How to Defend Democrats Without Defending Obama

Bill Clinton returns to stump in Arkansas, where he is loved but the president is not.

Bill Clinton and Senator Mark Pryor take a selfie. (Danny Johnston/AP)

Bill Clinton came home to Arkansas on Monday to turn out Democrats in a state that has become a bright shade of red in the 22 years since he left the governor's office for the White House.

He didn't mince words.

"The president," he said, in reference to Barack Obama, "is unpopular in Arkansas."

It was a fact so obvious it was surprising Clinton said it at all.

Obama recorded an approval rating in Arkansas of just 31 percent in an NBC/Marist poll last month, nearly two years after he lost the state to Mitt Romney by 24 points.

In many ways, the deep opposition to Obama is why Clinton was there in the first place, filling the role of Southern surrogate he has played in every election since 2008. After all these years, Clinton is still very much welcome in Arkansas, even if Obama is not.

Clinton's own popularity was evident from the get-go, when Arkansas's senior Democratic senator, Mark Pryor, asked the former president to take a selfie with him, in a rather blatant bid to win the affection of the college-age audience.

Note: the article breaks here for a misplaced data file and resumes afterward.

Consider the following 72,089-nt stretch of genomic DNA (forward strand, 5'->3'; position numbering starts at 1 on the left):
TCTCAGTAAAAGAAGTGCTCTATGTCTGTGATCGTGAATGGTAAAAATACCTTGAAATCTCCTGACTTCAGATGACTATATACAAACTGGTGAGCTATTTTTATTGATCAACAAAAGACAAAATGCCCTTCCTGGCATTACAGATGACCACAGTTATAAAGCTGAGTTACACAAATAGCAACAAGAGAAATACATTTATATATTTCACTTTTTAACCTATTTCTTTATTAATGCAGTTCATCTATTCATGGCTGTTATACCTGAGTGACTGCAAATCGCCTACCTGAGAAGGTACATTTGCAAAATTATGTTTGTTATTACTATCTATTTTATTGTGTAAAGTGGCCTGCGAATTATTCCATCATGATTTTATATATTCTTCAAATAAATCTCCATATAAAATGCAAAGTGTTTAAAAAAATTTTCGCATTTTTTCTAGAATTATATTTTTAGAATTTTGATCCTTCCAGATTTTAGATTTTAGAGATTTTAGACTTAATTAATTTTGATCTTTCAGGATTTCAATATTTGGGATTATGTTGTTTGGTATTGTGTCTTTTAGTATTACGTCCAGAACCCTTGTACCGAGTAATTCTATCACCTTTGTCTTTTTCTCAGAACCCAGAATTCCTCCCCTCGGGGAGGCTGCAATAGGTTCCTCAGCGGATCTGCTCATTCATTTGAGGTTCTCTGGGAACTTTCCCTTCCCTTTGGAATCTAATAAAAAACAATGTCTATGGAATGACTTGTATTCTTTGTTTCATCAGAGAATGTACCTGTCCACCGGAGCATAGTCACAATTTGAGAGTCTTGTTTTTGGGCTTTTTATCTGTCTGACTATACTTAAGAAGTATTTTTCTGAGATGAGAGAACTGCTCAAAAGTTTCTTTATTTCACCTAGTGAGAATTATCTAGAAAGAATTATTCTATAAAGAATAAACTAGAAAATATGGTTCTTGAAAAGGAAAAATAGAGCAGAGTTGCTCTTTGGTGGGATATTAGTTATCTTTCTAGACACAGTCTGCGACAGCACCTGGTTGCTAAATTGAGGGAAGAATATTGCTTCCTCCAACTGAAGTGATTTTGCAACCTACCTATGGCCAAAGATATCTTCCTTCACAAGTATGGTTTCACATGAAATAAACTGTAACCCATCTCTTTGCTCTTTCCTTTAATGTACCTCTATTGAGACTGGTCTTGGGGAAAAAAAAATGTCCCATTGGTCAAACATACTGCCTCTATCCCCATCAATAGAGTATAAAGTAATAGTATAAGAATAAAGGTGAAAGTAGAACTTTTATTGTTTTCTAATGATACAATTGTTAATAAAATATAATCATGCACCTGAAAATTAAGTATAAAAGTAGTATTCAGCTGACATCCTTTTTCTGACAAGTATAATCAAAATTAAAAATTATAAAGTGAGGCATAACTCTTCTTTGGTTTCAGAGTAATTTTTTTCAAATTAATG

Making the first of four appearances on university campuses, Clinton urged voters not to succumb to Republican pressure to take out their anger at Obama on Pryor, or on the party's nominee for governor, Mike Ross.

Clinton's argument was that the GOP was offering a bad deal: Any protest against the president would be "irrelevant" in two years when Obama leaves office, while the voters would still be stuck with Republican Tom Cotton for six in the Senate."They're really running against the president, aren't they?" Clinton said."They want you to make this a protest vote."

"It's a pretty good scam, isn't it?" he asked.

Rather than try to boost Obama, Clinton instead sought to link Pryor and Ross to the leadership style of Arkansas's popular outgoing governor, Mike Beebe.

"Mike Ross and Mark Pryor have proven that they will work with anybody to get something done," he said.

Clinton turned to healthcare as his headline example, and he ended up defending the unpopular Obamacare without ever saying its name. Instead, he gave credit to Beebe's implementation of the state's insurance exchange, which the state has dubbed "the private option." While Beebe chose to accept federal money for an expansion of Medicaid under the Affordable Care Act, the Republican governor in neighboring Louisiana, Bobby Jindal, rejected it. The result, Clinton said, has been that insurance premiums are going down in Arkansas and increasing in Louisiana.

It was a delicate rhetorical dance that Clinton tried as well in explaining the economic recovery, which he proclaimed a success even as he acknowledged that voters weren't feeling it.

Polling averages show both Pryor and Beebe losing to Republicans, and Clinton's efforts to bolster them might not be any more successful than his attempt to help Senator Blanche Lincoln, a Democrat who lost her seat in Arkansas in the GOP wave in 2010.

But with the political dynamic in Arkansas at play in several competitive Senate seats across the country, the popular former president offered his party a roadmap on how to defend Democrats without defending Obama.